RadioandMusic
| 16 Jun 2019
PM, UNESCO DG call for maximum use of power of radio on World Radio Day

NEW DELHI:  Prime Minister Narendra Modi, who has extracted maximum advantage of radio during his tenure through his monthly 'Mann Ki Baat' on All India Radio, today said: "Radio is a wonderful way to interact, learn and communicate."

In his greetings on World Radio Day to all the radio lovers and to those working in the radio industry, he said: "Greetings on World Radio Day. I congratulate all radio lovers and those who work in the radio industry and keep the medium active and vibrant."

He added: "My own Mann Ki Baat experience has connected me with people across India" and said all 'Mann Ki Baat' episodes can be heard at narendramodi.in/mann-ki-baat ”.

In her message on the occasion, UNESCO Director-General Irina Bokova called on everyone to nurture the power of radio to foster the conversations and the listening we need for cooperation to tackle the challenges all humanity faces.

But she said this requires a new commitment by all to radio. Broadcasters, regulators and audiences alike should nurture and make the most of its power.

“We are living a revolution in how we share and access information – and, yet, in the midst of deep change, radio has never been so dynamic, engaging and important. At a time of turbulence, radio provides an enduring platform to bring communities together. On the way to work, in our homes, offices and fields, in times of peace, conflict and emergencies, radio remains a crucial source of information and knowledge, spanning generations and cultures, inspiring us with the wealth of humanity’s diversity, and connecting us with the world”, she said.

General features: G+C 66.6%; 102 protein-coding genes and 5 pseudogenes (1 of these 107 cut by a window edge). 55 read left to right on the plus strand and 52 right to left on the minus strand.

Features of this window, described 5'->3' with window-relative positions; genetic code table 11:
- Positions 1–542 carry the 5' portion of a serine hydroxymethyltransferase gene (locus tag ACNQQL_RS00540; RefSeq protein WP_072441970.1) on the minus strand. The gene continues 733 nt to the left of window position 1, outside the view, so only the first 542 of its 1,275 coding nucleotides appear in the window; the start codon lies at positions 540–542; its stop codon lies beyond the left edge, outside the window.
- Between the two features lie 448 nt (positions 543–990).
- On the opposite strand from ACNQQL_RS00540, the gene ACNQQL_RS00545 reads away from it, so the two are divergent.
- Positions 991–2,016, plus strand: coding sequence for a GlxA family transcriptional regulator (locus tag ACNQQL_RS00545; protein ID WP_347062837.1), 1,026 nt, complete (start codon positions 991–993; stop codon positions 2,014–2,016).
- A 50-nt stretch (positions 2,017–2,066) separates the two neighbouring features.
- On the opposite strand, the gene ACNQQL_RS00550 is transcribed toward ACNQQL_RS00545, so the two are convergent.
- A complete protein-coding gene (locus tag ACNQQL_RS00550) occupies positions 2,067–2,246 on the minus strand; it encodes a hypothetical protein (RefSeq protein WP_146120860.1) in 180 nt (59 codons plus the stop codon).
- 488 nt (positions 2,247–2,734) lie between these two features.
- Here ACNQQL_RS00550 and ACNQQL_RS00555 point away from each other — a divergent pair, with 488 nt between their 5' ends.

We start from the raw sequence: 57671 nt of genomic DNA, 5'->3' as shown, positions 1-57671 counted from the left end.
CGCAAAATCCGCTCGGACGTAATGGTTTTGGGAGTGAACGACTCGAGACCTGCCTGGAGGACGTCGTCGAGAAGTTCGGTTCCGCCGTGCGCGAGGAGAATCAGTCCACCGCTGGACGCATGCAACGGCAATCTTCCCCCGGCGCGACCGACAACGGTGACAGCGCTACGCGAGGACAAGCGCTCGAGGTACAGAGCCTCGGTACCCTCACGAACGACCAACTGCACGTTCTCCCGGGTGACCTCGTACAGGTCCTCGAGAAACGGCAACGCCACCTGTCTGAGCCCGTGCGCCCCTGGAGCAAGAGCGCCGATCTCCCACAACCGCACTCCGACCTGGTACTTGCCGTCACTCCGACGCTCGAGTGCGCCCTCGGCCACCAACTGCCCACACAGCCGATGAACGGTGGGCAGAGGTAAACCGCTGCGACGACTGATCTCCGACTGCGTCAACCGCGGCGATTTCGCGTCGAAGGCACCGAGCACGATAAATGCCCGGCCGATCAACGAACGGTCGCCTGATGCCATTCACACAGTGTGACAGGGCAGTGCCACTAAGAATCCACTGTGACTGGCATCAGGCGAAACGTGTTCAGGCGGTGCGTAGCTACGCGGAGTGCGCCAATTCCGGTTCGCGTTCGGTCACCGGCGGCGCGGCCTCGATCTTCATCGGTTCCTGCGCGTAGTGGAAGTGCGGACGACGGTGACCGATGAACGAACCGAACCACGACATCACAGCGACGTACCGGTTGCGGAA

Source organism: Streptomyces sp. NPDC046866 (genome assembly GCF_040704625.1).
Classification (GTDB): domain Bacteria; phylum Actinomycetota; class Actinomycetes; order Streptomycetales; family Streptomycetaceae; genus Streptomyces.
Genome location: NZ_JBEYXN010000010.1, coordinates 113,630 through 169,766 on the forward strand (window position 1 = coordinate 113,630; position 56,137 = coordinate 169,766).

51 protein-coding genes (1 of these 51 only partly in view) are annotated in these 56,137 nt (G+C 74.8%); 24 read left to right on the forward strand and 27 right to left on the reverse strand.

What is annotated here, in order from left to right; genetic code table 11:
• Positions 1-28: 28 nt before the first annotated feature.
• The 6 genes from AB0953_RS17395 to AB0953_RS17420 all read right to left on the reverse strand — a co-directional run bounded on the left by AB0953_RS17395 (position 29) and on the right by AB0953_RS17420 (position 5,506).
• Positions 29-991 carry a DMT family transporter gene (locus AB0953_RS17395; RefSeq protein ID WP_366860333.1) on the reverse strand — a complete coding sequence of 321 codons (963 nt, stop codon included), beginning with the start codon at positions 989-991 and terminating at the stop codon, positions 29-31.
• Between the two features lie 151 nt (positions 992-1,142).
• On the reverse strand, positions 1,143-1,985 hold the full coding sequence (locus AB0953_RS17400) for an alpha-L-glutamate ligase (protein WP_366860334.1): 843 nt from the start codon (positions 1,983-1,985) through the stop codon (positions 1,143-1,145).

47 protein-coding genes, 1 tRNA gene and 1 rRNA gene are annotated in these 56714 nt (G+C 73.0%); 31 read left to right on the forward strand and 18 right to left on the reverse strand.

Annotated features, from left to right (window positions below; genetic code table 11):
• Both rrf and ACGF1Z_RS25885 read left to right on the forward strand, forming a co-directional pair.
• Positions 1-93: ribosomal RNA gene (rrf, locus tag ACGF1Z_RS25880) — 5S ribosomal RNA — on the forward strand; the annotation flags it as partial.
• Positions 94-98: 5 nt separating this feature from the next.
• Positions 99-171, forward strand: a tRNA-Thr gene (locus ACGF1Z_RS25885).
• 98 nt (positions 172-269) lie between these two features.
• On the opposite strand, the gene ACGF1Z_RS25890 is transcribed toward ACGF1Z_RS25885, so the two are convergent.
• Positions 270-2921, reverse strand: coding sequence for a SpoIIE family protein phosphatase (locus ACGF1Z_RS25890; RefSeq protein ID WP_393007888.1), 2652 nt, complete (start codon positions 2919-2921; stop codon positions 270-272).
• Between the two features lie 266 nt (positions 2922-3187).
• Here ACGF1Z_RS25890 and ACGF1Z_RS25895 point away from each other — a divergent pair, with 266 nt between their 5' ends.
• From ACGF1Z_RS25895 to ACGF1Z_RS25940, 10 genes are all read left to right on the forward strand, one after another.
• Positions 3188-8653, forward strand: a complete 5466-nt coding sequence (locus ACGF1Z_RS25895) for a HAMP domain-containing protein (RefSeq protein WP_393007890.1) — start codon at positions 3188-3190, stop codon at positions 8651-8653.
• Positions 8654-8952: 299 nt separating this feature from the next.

“Radio gives voice to women and men everywhere. It listens to audiences and responds to needs. It is a force for human rights and dignity and a powerful enabler of solutions to the challenges all societies face. This is why radio is important to taking forward the 2030 Agenda for Sustainable Development,” she added.

“Advancing fundamental freedoms and promoting public access to information is essential to bolstering good governance and the rule of law, to deepening inclusion and dialogue. In tackling new challenges, in responding to climate change, in countering discrimination, radio can provide an accessible and Real -time medium to bridge divides and strengthen dialogue.”

She added: “Listener clubs and forums are uniting communities around common issues with the power to hear themselves on the airwaves and to have others listen to them. Audience engagement policies are placing listeners at the heart of broadcasts. Media and information literacy has never been so vital, to build trust in information and knowledge at a time when notions of ‘truth’ have been challenged.”

“This is how radio can provide a beacon for innovative solutions to local problems, and continue to advance human rights, gender equality, dialogue and peace,” she concluded.